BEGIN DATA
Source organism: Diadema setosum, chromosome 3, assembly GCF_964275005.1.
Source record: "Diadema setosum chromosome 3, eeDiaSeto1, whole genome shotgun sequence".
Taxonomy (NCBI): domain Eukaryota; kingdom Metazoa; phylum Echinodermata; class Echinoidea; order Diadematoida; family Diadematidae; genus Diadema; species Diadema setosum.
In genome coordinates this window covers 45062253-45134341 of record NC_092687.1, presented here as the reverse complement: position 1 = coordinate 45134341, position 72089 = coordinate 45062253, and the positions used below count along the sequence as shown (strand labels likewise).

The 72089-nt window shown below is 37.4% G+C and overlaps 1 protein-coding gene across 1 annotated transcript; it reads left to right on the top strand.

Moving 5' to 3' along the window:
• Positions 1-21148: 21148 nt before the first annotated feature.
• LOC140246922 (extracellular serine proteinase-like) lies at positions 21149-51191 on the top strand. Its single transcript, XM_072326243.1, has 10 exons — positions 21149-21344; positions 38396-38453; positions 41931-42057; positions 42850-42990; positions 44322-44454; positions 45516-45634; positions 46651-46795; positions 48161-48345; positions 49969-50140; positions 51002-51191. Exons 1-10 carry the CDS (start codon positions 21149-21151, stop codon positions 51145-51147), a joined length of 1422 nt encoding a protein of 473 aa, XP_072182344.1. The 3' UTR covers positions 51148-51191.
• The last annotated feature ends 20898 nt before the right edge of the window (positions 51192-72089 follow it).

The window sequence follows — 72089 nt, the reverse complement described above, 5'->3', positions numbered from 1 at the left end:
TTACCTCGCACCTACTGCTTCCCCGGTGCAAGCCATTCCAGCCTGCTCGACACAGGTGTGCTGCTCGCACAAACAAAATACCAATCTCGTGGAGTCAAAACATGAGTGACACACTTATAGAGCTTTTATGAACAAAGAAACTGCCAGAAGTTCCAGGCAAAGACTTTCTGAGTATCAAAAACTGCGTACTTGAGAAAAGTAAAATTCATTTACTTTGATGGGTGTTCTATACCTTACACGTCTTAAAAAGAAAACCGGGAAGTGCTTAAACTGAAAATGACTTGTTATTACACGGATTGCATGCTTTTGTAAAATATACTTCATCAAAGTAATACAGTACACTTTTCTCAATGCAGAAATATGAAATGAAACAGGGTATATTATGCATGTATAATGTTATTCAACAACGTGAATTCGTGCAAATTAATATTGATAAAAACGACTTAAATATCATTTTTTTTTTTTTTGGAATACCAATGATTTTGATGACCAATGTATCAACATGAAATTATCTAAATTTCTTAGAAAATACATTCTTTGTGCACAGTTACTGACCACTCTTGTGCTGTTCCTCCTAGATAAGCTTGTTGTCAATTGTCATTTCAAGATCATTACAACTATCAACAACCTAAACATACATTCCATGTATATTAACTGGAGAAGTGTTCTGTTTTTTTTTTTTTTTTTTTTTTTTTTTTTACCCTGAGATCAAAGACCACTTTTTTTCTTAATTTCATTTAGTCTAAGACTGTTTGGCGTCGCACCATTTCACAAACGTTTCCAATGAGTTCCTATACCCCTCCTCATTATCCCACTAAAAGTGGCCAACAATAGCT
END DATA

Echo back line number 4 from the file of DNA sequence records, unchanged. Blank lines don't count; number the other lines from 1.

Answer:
In genome coordinates this window covers 45062253-45134341 of record NC_092687.1, presented here as the reverse complement: position 1 = coordinate 45134341, position 72089 = coordinate 45062253, and the positions used below count along the sequence as shown (strand labels likewise).